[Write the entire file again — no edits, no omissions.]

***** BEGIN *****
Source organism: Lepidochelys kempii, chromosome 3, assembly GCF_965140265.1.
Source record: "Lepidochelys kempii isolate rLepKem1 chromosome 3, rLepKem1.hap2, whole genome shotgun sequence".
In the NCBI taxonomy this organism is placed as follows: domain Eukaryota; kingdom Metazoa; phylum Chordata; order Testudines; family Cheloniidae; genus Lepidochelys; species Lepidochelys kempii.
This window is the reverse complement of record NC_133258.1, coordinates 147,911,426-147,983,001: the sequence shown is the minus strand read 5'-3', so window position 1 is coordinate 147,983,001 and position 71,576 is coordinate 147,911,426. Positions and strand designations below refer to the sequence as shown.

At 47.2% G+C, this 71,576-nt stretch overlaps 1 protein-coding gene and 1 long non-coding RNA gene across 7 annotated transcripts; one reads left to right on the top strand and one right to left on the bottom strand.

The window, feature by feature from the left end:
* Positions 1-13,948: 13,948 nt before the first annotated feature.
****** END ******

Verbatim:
Source organism: Lepidochelys kempii, chromosome 3, assembly GCF_965140265.1.
Source record: "Lepidochelys kempii isolate rLepKem1 chromosome 3, rLepKem1.hap2, whole genome shotgun sequence".
In the NCBI taxonomy this organism is placed as follows: domain Eukaryota; kingdom Metazoa; phylum Chordata; order Testudines; family Cheloniidae; genus Lepidochelys; species Lepidochelys kempii.
This window is the reverse complement of record NC_133258.1, coordinates 147,911,426-147,983,001: the sequence shown is the minus strand read 5'-3', so window position 1 is coordinate 147,983,001 and position 71,576 is coordinate 147,911,426. Positions and strand designations below refer to the sequence as shown.

At 47.2% G+C, this 71,576-nt stretch overlaps 1 protein-coding gene and 1 long non-coding RNA gene across 7 annotated transcripts; one reads left to right on the top strand and one right to left on the bottom strand.

The window, feature by feature from the left end:
* Positions 1-13,948: 13,948 nt before the first annotated feature.